He died on May 21 in Minnesota, comforted by my mother, Marie, his wife of 65 years, and surrounded by his children and so much love. At 95, he led a full and remarkable life for which we are all blessed.

--John Kremer

songs of the Hird '85

'84 was the year we started to refer to Camp Henry Hird as "the Hird." It was now the older of the two camps - co-ed gathering of the oldest villages. "The Hird" (as in a herd of loud spirited people) seemed apt. Above is a song-sheet I made for The Hird in '85. "Hey Look Us Over" was a traditional Girls' Camp (Camp Hird) song we decided to keep, with slight adjustment. It didn't catch on and I think is no longer sung by anyone. "You Ain't Goin Nowhere" (or "Ooo Wee") had been adapted by John Mumford and me in '74 and got revived big-time in '84 and '85 and is still sung lots. (There are more verses that you see here.) "That's the Way that the Hird Goes Round," based on a John Prine song, was great fun. We sang it as part of a kind of after-lunch dining hall skit. We wrote verses particular about individual staff and a few of the older campers.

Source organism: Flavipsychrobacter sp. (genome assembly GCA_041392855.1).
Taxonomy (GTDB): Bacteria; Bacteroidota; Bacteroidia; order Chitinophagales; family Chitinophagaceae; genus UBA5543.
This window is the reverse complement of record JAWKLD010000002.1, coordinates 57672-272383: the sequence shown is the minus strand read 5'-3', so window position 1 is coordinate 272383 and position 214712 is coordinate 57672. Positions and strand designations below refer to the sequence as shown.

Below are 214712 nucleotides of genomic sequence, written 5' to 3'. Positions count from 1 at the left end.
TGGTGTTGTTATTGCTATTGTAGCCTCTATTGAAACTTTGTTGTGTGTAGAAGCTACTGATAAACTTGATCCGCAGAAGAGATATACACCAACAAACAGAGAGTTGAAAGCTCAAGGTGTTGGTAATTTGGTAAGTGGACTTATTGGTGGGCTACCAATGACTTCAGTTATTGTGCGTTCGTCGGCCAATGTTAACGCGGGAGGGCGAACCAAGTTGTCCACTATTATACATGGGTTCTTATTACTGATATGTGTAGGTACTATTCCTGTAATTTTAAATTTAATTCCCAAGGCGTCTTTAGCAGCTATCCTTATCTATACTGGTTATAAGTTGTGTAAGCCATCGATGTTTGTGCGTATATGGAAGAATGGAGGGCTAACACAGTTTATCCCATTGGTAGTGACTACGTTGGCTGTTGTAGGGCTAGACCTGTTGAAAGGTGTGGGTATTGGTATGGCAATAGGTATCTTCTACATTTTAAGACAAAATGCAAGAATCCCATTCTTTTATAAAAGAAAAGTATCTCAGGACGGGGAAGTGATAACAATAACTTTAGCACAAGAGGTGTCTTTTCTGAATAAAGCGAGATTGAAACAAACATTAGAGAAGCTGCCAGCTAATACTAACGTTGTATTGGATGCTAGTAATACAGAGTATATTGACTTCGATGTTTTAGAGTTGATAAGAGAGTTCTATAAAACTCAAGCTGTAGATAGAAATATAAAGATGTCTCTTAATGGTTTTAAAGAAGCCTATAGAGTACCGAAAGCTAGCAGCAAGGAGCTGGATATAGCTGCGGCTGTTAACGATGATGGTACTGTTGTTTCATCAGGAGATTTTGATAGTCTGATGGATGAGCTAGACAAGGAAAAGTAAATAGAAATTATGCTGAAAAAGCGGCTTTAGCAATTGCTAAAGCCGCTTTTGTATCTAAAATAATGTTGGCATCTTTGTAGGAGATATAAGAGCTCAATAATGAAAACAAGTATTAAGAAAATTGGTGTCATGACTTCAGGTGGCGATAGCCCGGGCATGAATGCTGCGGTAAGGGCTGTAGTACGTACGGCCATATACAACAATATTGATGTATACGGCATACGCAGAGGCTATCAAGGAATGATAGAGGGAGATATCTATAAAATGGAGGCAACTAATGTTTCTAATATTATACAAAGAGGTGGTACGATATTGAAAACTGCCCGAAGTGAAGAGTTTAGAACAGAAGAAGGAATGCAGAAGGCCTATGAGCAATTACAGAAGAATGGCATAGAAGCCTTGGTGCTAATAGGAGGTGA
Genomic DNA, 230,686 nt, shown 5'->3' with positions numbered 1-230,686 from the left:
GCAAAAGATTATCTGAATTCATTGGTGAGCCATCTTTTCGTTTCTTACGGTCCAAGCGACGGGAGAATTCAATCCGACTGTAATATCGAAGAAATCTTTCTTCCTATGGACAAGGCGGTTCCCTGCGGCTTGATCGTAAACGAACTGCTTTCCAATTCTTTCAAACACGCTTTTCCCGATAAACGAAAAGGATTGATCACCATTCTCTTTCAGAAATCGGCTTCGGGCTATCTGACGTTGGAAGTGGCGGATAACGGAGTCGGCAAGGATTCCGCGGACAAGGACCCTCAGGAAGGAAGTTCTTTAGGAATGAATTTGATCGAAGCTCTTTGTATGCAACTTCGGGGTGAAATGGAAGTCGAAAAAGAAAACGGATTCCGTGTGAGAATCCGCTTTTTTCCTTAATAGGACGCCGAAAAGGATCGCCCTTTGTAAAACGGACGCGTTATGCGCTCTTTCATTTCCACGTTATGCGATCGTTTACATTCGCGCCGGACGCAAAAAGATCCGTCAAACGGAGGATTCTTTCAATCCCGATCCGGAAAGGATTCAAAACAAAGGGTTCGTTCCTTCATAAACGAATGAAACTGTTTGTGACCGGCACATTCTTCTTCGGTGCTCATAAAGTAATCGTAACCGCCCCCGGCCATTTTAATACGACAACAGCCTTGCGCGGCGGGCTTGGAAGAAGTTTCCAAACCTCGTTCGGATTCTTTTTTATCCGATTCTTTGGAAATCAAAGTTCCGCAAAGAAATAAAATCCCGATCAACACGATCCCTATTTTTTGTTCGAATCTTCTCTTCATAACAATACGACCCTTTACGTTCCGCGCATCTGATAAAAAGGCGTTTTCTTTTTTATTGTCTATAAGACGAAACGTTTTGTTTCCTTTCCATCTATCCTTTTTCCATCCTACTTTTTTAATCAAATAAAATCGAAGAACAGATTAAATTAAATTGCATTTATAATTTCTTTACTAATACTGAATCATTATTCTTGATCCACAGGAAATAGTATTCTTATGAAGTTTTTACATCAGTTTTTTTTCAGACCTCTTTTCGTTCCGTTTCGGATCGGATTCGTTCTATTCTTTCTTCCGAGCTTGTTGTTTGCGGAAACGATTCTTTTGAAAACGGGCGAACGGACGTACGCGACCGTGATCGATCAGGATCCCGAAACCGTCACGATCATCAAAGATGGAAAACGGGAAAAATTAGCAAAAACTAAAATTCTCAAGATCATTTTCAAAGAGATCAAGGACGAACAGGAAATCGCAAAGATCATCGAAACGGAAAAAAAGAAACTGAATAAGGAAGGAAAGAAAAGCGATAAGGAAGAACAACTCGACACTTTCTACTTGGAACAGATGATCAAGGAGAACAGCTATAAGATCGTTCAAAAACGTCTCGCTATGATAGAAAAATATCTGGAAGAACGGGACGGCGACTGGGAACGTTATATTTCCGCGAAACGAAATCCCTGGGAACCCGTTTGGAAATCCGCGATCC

find someone who was once your own secret sweetie